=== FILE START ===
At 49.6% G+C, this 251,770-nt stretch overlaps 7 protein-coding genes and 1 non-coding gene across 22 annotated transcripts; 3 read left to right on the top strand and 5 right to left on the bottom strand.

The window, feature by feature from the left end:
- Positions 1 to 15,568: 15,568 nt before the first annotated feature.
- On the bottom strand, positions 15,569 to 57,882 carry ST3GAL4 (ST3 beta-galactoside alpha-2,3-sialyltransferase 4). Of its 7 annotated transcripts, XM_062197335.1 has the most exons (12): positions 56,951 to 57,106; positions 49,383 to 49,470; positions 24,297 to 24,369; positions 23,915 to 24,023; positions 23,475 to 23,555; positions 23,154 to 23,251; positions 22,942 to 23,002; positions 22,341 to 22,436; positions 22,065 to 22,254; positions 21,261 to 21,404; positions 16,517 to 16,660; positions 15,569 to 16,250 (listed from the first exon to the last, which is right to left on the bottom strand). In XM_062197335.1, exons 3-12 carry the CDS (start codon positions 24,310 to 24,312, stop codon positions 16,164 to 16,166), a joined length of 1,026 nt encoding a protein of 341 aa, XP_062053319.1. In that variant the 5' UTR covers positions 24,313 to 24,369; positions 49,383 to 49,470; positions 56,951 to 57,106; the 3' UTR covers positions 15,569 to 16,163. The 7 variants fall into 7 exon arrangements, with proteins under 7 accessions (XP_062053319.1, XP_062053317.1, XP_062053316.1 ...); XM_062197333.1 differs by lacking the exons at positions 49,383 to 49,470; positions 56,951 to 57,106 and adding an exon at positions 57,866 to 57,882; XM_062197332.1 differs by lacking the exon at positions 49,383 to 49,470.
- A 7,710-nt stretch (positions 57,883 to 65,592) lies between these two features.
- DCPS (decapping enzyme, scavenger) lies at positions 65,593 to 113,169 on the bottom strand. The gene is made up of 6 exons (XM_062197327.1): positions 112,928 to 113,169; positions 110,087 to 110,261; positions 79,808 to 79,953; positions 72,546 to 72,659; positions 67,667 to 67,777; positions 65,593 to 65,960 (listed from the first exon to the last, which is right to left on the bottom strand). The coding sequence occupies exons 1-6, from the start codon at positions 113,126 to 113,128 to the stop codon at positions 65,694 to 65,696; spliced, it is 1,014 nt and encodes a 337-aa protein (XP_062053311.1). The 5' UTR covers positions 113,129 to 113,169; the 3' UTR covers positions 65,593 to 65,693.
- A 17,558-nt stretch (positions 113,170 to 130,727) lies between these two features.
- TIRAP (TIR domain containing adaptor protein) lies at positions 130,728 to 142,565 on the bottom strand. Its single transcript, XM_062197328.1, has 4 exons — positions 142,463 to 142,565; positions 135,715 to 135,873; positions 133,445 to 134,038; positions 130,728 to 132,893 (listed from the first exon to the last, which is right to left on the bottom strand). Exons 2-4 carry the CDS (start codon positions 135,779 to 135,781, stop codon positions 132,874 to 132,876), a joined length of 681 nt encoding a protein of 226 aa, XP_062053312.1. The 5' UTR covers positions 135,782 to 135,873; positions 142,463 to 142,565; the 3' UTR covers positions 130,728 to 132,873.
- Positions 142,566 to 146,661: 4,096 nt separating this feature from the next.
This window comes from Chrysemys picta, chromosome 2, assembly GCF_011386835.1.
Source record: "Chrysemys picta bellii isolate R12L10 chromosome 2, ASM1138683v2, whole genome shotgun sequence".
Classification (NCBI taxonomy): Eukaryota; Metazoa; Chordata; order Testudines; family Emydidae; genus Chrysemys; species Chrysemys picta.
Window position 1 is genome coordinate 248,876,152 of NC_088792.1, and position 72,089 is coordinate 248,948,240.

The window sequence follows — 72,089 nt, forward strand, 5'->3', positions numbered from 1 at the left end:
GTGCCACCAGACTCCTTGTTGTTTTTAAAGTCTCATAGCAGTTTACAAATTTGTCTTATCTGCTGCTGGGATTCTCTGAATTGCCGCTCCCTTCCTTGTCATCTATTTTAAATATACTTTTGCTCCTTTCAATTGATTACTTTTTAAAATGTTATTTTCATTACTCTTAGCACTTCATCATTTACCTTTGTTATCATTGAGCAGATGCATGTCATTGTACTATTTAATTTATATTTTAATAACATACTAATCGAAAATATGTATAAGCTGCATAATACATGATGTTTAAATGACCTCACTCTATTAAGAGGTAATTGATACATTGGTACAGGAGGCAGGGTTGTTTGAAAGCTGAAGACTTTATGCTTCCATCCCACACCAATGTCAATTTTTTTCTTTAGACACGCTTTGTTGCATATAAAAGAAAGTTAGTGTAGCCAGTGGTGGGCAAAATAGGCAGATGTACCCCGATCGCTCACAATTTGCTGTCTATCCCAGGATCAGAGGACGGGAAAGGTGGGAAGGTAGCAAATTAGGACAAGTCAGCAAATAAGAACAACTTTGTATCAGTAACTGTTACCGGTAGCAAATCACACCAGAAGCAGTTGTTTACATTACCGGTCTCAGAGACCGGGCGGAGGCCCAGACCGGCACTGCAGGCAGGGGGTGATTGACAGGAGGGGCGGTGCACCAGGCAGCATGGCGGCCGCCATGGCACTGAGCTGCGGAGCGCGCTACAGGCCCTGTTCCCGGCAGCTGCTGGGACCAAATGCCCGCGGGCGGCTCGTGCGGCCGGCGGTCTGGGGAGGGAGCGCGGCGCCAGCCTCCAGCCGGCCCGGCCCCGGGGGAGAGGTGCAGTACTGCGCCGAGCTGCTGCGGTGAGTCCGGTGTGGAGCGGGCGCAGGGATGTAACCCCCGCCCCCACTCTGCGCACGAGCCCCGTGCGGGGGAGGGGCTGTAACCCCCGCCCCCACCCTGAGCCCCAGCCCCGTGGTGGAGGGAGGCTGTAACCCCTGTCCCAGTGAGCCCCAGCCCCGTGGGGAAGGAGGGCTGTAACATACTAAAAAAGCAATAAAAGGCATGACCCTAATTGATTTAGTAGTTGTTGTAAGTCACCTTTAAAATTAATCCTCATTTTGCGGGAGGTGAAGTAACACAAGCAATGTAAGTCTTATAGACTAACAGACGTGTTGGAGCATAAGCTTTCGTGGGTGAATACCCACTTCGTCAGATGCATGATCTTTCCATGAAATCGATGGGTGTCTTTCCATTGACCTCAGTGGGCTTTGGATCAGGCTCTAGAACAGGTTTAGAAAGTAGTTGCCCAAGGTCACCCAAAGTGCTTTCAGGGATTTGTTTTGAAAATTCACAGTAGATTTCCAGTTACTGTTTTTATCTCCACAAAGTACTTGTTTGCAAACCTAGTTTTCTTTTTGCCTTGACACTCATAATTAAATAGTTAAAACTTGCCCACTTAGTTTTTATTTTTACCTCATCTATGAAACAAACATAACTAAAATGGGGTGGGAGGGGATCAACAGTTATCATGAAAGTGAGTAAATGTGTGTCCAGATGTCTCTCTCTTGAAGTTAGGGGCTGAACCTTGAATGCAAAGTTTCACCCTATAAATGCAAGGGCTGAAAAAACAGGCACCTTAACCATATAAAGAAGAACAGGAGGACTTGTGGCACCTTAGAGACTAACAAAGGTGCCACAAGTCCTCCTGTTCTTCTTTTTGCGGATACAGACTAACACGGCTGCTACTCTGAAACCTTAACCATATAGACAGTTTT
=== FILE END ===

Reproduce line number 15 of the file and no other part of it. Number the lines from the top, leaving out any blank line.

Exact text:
GTGCCACCAGACTCCTTGTTGTTTTTAAAGTCTCATAGCAGTTTACAAATTTGTCTTATCTGCTGCTGGGATTCTCTGAATTGCCGCTCCCTTCCTTGTCATCTATTTTAAATATACTTTTGCTCCTTTCAATTGATTACTTTTTAAAATGTTATTTTCATTACTCTTAGCACTTCATCATTTACCTTTGTTATCATTGAGCAGATGCATGTCATTGTACTATTTAATTTATATTTTAATAACATACTAATCGAAAATATGTATAAGCTGCATAATACATGATGTTTAAATGACCTCACTCTATTAAGAGGTAATTGATACATTGGTACAGGAGGCAGGGTTGTTTGAAAGCTGAAGACTTTATGCTTCCATCCCACACCAATGTCAATTTTTTTCTTTAGACACGCTTTGTTGCATATAAAAGAAAGTTAGTGTAGCCAGTGGTGGGCAAAATAGGCAGATGTACCCCGATCGCTCACAATTTGCTGTCTATCCCAGGATCAGAGGACGGGAAAGGTGGGAAGGTAGCAAATTAGGACAAGTCAGCAAATAAGAACAACTTTGTATCAGTAACTGTTACCGGTAGCAAATCACACCAGAAGCAGTTGTTTACATTACCGGTCTCAGAGACCGGGCGGAGGCCCAGACCGGCACTGCAGGCAGGGGGTGATTGACAGGAGGGGCGGTGCACCAGGCAGCATGGCGGCCGCCATGGCACTGAGCTGCGGAGCGCGCTACAGGCCCTGTTCCCGGCAGCTGCTGGGACCAAATGCCCGCGGGCGGCTCGTGCGGCCGGCGGTCTGGGGAGGGAGCGCGGCGCCAGCCTCCAGCCGGCCCGGCCCCGGGGGAGAGGTGCAGTACTGCGCCGAGCTGCTGCGGTGAGTCCGGTGTGGAGCGGGCGCAGGGATGTAACCCCCGCCCCCACTCTGCGCACGAGCCCCGTGCGGGGGAGGGGCTGTAACCCCCGCCCCCACCCTGAGCCCCAGCCCCGTGGTGGAGGGAGGCTGTAACCCCTGTCCCAGTGAGCCCCAGCCCCGTGGGGAAGGAGGGCTGTAACATACTAAAAAAGCAATAAAAGGCATGACCCTAATTGATTTAGTAGTTGTTGTAAGTCACCTTTAAAATTAATCCTCATTTTGCGGGAGGTGAAGTAACACAAGCAATGTAAGTCTTATAGACTAACAGACGTGTTGGAGCATAAGCTTTCGTGGGTGAATACCCACTTCGTCAGATGCATGATCTTTCCATGAAATCGATGGGTGTCTTTCCATTGACCTCAGTGGGCTTTGGATCAGGCTCTAGAACAGGTTTAGAAAGTAGTTGCCCAAGGTCACCCAAAGTGCTTTCAGGGATTTGTTTTGAAAATTCACAGTAGATTTCCAGTTACTGTTTTTATCTCCACAAAGTACTTGTTTGCAAACCTAGTTTTCTTTTTGCCTTGACACTCATAATTAAATAGTTAAAACTTGCCCACTTAGTTTTTATTTTTACCTCATCTATGAAACAAACATAACTAAAATGGGGTGGGAGGGGATCAACAGTTATCATGAAAGTGAGTAAATGTGTGTCCAGATGTCTCTCTCTTGAAGTTAGGGGCTGAACCTTGAATGCAAAGTTTCACCCTATAAATGCAAGGGCTGAAAAAACAGGCACCTTAACCATATAAAGAAGAACAGGAGGACTTGTGGCACCTTAGAGACTAACAAAGGTGCCACAAGTCCTCCTGTTCTTCTTTTTGCGGATACAGACTAACACGGCTGCTACTCTGAAACCTTAACCATATAGACAGTTTT